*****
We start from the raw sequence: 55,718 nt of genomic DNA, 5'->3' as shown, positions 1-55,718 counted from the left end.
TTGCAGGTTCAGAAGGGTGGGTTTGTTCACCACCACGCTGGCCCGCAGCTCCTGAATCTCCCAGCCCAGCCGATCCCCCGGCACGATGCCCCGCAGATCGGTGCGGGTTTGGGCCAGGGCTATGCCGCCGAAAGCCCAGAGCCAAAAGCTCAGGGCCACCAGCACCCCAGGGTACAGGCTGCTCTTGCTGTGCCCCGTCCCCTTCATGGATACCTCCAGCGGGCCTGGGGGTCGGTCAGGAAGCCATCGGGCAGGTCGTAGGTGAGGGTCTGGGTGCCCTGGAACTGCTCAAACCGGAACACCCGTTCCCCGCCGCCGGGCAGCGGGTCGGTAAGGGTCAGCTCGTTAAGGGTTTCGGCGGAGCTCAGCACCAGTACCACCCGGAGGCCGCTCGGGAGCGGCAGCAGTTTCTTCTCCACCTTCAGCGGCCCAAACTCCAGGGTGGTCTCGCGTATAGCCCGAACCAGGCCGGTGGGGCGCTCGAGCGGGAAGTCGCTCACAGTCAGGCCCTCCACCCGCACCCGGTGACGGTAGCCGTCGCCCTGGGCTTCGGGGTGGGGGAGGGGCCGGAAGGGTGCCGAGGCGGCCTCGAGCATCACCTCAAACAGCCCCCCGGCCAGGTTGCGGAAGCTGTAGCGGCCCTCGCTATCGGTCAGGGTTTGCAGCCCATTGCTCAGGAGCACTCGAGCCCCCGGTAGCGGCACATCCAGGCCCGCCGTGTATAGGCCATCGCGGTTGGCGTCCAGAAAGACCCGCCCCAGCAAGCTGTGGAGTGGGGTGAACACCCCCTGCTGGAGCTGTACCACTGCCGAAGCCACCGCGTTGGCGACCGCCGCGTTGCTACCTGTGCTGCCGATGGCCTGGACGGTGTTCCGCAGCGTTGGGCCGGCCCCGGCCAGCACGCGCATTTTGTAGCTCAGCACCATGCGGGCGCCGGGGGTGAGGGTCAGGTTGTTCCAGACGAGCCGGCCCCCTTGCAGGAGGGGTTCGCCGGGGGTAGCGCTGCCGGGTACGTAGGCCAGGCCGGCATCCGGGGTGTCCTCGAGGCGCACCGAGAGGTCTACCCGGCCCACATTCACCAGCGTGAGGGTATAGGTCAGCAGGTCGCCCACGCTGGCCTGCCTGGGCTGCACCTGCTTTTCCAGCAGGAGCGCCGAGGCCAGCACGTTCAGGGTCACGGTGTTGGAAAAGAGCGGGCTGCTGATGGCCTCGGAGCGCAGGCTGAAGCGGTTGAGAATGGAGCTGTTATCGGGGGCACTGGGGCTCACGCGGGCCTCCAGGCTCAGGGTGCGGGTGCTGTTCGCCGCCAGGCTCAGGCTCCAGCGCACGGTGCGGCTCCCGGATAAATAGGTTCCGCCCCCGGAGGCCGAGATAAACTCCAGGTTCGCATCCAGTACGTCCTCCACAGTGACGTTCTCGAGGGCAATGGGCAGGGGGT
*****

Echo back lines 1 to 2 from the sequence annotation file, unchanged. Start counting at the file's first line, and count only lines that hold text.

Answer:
We start from the raw sequence: 55,718 nt of genomic DNA, 5'->3' as shown, positions 1-55,718 counted from the left end.
TTGCAGGTTCAGAAGGGTGGGTTTGTTCACCACCACGCTGGCCCGCAGCTCCTGAATCTCCCAGCCCAGCCGATCCCCCGGCACGATGCCCCGCAGATCGGTGCGGGTTTGGGCCAGGGCTATGCCGCCGAAAGCCCAGAGCCAAAAGCTCAGGGCCACCAGCACCCCAGGGTACAGGCTGCTCTTGCTGTGCCCCGTCCCCTTCATGGATACCTCCAGCGGGCCTGGGGGTCGGTCAGGAAGCCATCGGGCAGGTCGTAGGTGAGGGTCTGGGTGCCCTGGAACTGCTCAAACCGGAACACCCGTTCCCCGCCGCCGGGCAGCGGGTCGGTAAGGGTCAGCTCGTTAAGGGTTTCGGCGGAGCTCAGCACCAGTACCACCCGGAGGCCGCTCGGGAGCGGCAGCAGTTTCTTCTCCACCTTCAGCGGCCCAAACTCCAGGGTGGTCTCGCGTATAGCCCGAACCAGGCCGGTGGGGCGCTCGAGCGGGAAGTCGCTCACAGTCAGGCCCTCCACCCGCACCCGGTGACGGTAGCCGTCGCCCTGGGCTTCGGGGTGGGGGAGGGGCCGGAAGGGTGCCGAGGCGGCCTCGAGCATCACCTCAAACAGCCCCCCGGCCAGGTTGCGGAAGCTGTAGCGGCCCTCGCTATCGGTCAGGGTTTGCAGCCCATTGCTCAGGAGCACTCGAGCCCCCGGTAGCGGCACATCCAGGCCCGCCGTGTATAGGCCATCGCGGTTGGCGTCCAGAAAGACCCGCCCCAGCAAGCTGTGGAGTGGGGTGAACACCCCCTGCTGGAGCTGTACCACTGCCGAAGCCACCGCGTTGGCGACCGCCGCGTTGCTACCTGTGCTGCCGATGGCCTGGACGGTGTTCCGCAGCGTTGGGCCGGCCCCGGCCAGCACGCGCATTTTGTAGCTCAGCACCATGCGGGCGCCGGGGGTGAGGGTCAGGTTGTTCCAGACGAGCCGGCCCCCTTGCAGGAGGGGTTCGCCGGGGGTAGCGCTGCCGGGTACGTAGGCCAGGCCGGCATCCGGGGTGTCCTCGAGGCGCACCGAGAGGTCTACCCGGCCCACATTCACCAGCGTGAGGGTATAGGTCAGCAGGTCGCCCACGCTGGCCTGCCTGGGCTGCACCTGCTTTTCCAGCAGGAGCGCCGAGGCCAGCACGTTCAGGGTCACGGTGTTGGAAAAGAGCGGGCTGCTGATGGCCTCGGAGCGCAGGCTGAAGCGGTTGAGAATGGAGCTGTTATCGGGGGCACTGGGGCTCACGCGGGCCTCCAGGCTCAGGGTGCGGGTGCTGTTCGCCGCCAGGCTCAGGCTCCAGCGCACGGTGCGGCTCCCGGATAAATAGGTTCCGCCCCCGGAGGCCGAGATAAACTCCAGGTTCGCATCCAGTACGTCCTCCACAGTGACGTTCTCGAGGGCAATGGGCAGGGGGT